What is free will? (include in your discussion determinism versus indeterminism, moral responsibility, compatibilist theories of free will and the could-have-done-otherwise principle, the science of free will and free will in Theology).
Free will is the philosophical doctrine that our choices are, ultimately, "up to us". Consequently, an unfree action must be somehow "up to" something else. The phrase "up to us" is vague, and, just like free will itself, admits of a variety of interpretations. Because of this vagueness, the usefulness of the concept of free will is questioned by some. We can ask several logically independent questions about free will.
This discussion includes the following topics related to the free will debate:
1 Determinism versus indeterminism
2 Moral responsibility
3 Compatibilist theories of free will and the could-have-done-otherwise principle
4 The science of free will
5 In Theology
Determinism versus indeterminism
Determinism holds that each state of affairs is necessitated (determined) by all the states of affairs that came before it. In other words, what happens next is completely fixed by what came before and could not be otherwise. Indeterminism is the denial of determinism, and implies that some events were not necessitated by the previous states of affairs. In other words, what happens next is not completely fixed by what came before. The idea of determinism is sometimes illustrated by the story of Laplace's demon, who knows all the facts about the past and present and all the natural laws that govern our world, and uses this knowledge to see the future, down to every detail.
Some philosophers hold that determinism is at odds with free will. This is the doctrine of "incompatibilism." Incompatibilists generally claim that a person acts freely (has free will) if and only if the person is the sole originating cause of the act and the person could actually have done otherwise. This kind of free will is incompatible with determinism. If determinism is true, and everything that happens is completely determined by the past, including events that preceded our births, then every choice we make would ultimately be determined by prior events that were not under our control. Our choices would be just another outcome determined by the past. So if determinism were true, then we would be trapped by the past and free will would be an illusion. "Hard determinists", such as d'Holbach, are those incompatibilists who accept determination and reject free will. "Libertarians", such as van Inwagen, are those incompatibilists who accept free will, deny determinism, and instead believe that indeterminism is true. (This kind of libertarianism should not be confused with the political position of the same name.)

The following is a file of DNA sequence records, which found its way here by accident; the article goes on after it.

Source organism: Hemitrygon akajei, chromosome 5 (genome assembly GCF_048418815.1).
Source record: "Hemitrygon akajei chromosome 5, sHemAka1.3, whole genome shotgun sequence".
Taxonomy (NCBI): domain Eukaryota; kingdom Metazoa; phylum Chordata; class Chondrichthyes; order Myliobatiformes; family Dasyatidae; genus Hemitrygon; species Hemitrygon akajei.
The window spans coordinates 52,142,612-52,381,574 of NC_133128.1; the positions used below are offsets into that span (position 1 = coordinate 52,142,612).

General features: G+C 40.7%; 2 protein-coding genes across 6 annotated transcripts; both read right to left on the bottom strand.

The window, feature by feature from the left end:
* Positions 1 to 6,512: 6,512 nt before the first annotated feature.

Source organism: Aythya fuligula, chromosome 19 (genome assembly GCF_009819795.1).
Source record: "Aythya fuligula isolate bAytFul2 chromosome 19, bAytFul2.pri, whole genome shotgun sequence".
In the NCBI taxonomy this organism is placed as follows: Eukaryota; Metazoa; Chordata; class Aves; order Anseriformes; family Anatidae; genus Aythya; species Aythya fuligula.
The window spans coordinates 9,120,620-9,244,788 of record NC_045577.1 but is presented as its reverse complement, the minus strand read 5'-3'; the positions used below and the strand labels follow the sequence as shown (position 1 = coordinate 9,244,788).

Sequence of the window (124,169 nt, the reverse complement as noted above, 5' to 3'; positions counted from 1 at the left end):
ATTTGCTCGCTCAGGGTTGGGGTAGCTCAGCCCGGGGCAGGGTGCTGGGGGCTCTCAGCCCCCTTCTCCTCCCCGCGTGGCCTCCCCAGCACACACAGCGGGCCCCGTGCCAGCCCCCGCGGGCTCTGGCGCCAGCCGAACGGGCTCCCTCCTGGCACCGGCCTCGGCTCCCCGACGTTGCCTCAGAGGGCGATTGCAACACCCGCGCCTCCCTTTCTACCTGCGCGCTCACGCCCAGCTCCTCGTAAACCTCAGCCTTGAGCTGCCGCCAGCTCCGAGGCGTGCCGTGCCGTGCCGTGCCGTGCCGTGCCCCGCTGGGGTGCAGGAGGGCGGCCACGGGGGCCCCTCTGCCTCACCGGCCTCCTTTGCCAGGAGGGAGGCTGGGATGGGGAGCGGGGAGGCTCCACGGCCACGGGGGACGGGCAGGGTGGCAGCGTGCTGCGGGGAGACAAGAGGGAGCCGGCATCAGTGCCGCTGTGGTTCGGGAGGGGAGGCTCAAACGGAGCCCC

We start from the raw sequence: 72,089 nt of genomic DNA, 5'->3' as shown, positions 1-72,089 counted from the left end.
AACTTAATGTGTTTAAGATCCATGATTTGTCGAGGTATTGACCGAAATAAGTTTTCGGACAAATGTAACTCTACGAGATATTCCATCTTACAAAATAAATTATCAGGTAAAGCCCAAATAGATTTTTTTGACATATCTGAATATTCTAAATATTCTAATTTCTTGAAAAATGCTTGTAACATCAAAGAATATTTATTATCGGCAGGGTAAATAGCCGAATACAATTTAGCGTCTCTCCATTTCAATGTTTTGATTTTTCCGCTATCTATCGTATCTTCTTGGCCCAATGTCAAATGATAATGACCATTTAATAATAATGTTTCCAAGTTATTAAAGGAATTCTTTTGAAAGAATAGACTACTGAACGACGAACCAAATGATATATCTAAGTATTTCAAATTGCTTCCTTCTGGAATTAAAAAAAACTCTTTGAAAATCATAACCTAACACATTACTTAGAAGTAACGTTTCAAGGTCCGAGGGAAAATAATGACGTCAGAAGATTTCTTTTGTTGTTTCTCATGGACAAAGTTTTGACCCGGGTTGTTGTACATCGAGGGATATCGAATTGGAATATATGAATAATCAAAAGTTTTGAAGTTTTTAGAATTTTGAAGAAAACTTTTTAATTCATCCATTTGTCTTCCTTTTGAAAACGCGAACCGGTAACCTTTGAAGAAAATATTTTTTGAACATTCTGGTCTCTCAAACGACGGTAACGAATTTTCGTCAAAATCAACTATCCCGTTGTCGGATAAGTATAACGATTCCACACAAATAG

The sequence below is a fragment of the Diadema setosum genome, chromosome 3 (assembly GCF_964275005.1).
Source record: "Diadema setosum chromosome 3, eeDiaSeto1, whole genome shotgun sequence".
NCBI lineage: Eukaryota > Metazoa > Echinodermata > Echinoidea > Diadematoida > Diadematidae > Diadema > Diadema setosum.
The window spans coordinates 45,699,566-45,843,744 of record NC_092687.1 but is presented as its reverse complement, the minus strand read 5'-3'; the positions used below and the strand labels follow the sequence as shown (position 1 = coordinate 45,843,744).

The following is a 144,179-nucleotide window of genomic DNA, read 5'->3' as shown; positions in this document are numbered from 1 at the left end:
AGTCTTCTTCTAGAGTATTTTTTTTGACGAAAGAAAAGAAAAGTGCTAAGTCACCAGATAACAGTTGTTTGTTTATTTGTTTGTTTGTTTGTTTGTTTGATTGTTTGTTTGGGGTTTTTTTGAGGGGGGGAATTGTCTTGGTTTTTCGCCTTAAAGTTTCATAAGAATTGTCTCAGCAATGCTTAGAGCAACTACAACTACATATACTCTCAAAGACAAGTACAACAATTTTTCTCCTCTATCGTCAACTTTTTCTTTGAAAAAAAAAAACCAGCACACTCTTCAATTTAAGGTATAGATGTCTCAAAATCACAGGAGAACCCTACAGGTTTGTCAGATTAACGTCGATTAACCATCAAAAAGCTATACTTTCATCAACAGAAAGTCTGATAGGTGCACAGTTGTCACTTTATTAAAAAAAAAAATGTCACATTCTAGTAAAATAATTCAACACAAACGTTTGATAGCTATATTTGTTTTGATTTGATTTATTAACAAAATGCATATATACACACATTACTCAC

Other philosophers hold that determinism is compatible with free will.
These "compatibilists", such as Hobbes, generally claim that a person acts freely if and only if the person willed the act and the person could (hypothetically) have done otherwise if his or her will had been otherwise. They often point to clearcut cases of someone's free will being denied --rape, murder, theft, and so on. The key to these cases is not that the past is determining ...
Several perspectives of the free will debate are detailed e.g. determinism versus indeterminism; moral responsibility; compatibilist theories; science and theological perspectives. Supplemented with an article on free will.